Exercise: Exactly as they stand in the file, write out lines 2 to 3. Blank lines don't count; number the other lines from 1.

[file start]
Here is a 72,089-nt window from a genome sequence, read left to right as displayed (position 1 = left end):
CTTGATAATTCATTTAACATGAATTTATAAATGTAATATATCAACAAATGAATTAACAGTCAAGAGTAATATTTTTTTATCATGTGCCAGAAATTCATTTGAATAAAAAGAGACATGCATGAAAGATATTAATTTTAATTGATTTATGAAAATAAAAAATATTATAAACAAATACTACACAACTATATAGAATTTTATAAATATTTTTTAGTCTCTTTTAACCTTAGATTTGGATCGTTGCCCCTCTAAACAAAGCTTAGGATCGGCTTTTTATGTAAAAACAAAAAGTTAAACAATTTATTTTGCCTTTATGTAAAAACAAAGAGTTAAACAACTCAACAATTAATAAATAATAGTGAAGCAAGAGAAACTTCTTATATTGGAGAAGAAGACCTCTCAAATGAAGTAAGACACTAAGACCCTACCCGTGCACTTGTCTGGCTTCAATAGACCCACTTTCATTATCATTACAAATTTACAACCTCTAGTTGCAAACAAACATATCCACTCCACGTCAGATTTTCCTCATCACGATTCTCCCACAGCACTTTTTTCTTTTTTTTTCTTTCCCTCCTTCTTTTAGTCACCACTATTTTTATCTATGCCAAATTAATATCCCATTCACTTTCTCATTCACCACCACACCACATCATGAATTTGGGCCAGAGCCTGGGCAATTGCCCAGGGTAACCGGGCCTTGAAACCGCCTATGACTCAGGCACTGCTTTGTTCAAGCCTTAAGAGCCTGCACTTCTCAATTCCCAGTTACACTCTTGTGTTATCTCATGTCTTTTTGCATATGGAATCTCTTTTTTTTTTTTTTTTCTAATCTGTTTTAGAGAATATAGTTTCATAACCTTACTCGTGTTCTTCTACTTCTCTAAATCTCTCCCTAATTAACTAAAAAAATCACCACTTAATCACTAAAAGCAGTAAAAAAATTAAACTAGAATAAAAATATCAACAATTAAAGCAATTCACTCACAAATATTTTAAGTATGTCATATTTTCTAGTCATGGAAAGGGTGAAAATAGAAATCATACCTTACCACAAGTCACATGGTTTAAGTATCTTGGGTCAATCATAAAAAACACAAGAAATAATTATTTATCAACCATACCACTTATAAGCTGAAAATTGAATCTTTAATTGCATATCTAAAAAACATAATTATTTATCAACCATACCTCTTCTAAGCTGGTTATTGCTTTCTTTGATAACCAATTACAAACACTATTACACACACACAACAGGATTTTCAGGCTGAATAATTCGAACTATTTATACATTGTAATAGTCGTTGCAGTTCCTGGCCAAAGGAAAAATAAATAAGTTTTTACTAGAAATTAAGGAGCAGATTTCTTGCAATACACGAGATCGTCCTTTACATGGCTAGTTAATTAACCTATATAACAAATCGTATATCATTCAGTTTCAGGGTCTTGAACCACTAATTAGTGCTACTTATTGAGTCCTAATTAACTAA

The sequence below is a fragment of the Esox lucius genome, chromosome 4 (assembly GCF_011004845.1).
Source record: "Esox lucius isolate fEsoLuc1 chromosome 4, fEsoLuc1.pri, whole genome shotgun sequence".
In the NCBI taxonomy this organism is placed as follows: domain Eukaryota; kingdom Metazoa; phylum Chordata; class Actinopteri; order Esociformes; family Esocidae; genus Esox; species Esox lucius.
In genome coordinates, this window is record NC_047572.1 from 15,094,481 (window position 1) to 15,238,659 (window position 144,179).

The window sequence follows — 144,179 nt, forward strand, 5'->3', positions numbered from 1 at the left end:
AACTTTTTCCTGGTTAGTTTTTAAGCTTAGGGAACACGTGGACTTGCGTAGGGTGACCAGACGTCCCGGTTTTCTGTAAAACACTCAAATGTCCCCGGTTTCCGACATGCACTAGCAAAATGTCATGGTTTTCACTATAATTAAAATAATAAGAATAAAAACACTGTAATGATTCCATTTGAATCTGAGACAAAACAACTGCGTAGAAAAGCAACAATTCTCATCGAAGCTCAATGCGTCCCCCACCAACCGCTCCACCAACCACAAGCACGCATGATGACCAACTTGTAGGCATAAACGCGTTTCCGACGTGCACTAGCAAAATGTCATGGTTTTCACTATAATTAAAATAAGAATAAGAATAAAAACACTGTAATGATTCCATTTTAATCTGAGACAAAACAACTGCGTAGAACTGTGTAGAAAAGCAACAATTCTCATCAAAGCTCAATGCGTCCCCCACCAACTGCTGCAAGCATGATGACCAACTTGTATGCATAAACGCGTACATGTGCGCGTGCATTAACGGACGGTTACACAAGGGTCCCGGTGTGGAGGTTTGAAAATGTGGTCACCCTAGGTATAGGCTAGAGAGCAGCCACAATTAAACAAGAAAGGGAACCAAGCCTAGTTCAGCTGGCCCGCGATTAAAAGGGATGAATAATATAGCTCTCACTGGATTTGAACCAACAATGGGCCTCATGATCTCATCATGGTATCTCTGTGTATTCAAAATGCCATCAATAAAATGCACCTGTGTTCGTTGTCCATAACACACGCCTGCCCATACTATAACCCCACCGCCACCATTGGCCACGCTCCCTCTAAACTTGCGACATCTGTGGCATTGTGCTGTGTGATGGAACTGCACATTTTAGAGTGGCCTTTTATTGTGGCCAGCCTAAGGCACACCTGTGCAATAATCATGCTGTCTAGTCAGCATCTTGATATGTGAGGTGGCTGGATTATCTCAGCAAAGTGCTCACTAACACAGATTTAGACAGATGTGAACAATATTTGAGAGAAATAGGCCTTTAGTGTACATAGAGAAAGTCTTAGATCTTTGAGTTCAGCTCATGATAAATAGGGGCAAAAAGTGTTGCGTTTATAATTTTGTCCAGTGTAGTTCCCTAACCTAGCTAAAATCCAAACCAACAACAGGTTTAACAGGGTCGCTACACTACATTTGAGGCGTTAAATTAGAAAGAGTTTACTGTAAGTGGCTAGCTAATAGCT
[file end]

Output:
CTTGATAATTCATTTAACATGAATTTATAAATGTAATATATCAACAAATGAATTAACAGTCAAGAGTAATATTTTTTTATCATGTGCCAGAAATTCATTTGAATAAAAAGAGACATGCATGAAAGATATTAATTTTAATTGATTTATGAAAATAAAAAATATTATAAACAAATACTACACAACTATATAGAATTTTATAAATATTTTTTAGTCTCTTTTAACCTTAGATTTGGATCGTTGCCCCTCTAAACAAAGCTTAGGATCGGCTTTTTATGTAAAAACAAAAAGTTAAACAATTTATTTTGCCTTTATGTAAAAACAAAGAGTTAAACAACTCAACAATTAATAAATAATAGTGAAGCAAGAGAAACTTCTTATATTGGAGAAGAAGACCTCTCAAATGAAGTAAGACACTAAGACCCTACCCGTGCACTTGTCTGGCTTCAATAGACCCACTTTCATTATCATTACAAATTTACAACCTCTAGTTGCAAACAAACATATCCACTCCACGTCAGATTTTCCTCATCACGATTCTCCCACAGCACTTTTTTCTTTTTTTTTCTTTCCCTCCTTCTTTTAGTCACCACTATTTTTATCTATGCCAAATTAATATCCCATTCACTTTCTCATTCACCACCACACCACATCATGAATTTGGGCCAGAGCCTGGGCAATTGCCCAGGGTAACCGGGCCTTGAAACCGCCTATGACTCAGGCACTGCTTTGTTCAAGCCTTAAGAGCCTGCACTTCTCAATTCCCAGTTACACTCTTGTGTTATCTCATGTCTTTTTGCATATGGAATCTCTTTTTTTTTTTTTTTTCTAATCTGTTTTAGAGAATATAGTTTCATAACCTTACTCGTGTTCTTCTACTTCTCTAAATCTCTCCCTAATTAACTAAAAAAATCACCACTTAATCACTAAAAGCAGTAAAAAAATTAAACTAGAATAAAAATATCAACAATTAAAGCAATTCACTCACAAATATTTTAAGTATGTCATATTTTCTAGTCATGGAAAGGGTGAAAATAGAAATCATACCTTACCACAAGTCACATGGTTTAAGTATCTTGGGTCAATCATAAAAAACACAAGAAATAATTATTTATCAACCATACCACTTATAAGCTGAAAATTGAATCTTTAATTGCATATCTAAAAAACATAATTATTTATCAACCATACCTCTTCTAAGCTGGTTATTGCTTTCTTTGATAACCAATTACAAACACTATTACACACACACAACAGGATTTTCAGGCTGAATAATTCGAACTATTTATACATTGTAATAGTCGTTGCAGTTCCTGGCCAAAGGAAAAATAAATAAGTTTTTACTAGAAATTAAGGAGCAGATTTCTTGCAATACACGAGATCGTCCTTTACATGGCTAGTTAATTAACCTATATAACAAATCGTATATCATTCAGTTTCAGGGTCTTGAACCACTAATTAGTGCTACTTATTGAGTCCTAATTAACTAA

The sequence below is a fragment of the Esox lucius genome, chromosome 4 (assembly GCF_011004845.1).